There is often a misconception regarding filters and softeners, most common being that they both serve the same function: to clear water of impurities and make it healthier to drink. Perhaps they work on different principles, but the end result is the same, right? This is, however, not the case, and in truth the two water systems serve entirely different purposes.
Water filters do exactly as described: they sift out small microorganisms, particles and elements from a water stream, any of which can potentially make a person sick or perhaps make the water unpalatable for drinking.
The primary function of water softeners, however, isn’t to make water healthier to drink by removing impurities, but rather to de-ionize certain heavy elements like calcium and magnesium, and to convert them into lesser materials such as salt. This can make the water tastier and may help reduce unsightly crusting around a tub, but it won’t actually eliminate items such as metals or bacteria from the water.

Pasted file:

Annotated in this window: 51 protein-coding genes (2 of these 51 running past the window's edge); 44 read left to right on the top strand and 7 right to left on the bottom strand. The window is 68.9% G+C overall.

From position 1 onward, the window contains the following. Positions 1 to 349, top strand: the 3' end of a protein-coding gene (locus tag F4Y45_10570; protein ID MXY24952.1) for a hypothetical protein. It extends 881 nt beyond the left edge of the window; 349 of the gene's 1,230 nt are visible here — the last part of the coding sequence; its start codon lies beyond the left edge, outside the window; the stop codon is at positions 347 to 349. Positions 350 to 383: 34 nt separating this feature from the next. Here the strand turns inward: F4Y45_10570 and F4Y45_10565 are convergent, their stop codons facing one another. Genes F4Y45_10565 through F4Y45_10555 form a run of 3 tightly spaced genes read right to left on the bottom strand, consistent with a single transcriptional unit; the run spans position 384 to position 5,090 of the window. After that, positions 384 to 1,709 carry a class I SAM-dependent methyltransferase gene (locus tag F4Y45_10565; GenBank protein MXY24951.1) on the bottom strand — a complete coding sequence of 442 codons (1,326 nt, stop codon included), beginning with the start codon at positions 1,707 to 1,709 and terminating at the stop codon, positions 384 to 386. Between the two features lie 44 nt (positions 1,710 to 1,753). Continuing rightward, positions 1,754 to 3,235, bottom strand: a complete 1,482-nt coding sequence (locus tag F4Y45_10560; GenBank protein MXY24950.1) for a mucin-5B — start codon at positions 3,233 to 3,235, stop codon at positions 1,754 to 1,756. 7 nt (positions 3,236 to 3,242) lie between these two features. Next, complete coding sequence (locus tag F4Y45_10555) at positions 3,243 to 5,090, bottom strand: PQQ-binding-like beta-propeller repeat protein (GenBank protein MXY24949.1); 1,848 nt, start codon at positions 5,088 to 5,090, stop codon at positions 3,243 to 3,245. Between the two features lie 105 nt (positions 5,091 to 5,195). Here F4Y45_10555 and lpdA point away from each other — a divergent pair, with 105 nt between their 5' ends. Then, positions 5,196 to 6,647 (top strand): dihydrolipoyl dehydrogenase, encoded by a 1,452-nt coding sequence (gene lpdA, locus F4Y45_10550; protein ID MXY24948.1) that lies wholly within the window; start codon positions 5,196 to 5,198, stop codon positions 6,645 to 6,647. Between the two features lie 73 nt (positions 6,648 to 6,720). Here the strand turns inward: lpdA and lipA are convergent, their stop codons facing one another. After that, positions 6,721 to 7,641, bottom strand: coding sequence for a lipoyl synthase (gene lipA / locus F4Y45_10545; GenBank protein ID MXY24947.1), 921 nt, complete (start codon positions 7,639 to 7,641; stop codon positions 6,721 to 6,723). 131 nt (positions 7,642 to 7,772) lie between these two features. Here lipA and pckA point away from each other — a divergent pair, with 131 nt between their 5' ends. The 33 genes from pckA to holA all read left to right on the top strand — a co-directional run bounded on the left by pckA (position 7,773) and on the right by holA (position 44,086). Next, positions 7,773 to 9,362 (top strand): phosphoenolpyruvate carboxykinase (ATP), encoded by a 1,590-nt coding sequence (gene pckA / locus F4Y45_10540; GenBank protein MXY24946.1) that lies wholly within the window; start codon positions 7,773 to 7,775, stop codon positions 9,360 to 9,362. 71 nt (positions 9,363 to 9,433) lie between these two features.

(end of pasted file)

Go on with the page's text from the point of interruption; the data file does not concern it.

While each can come in its own system, choosing which direction to go should be based on necessity, primarily the quality of the water coming to your home, as well as just what the system itself can tackle. For instance, a robust (and potentially pricy) whole house water filter might already filter out calcium along with everything else, eliminating the need for a softener. Or the water may be generally clean but only have issues with hard water, so a softener may be all you need. Or you may get both, relying on two separate (but relatively less expensive) systems to do the whole job.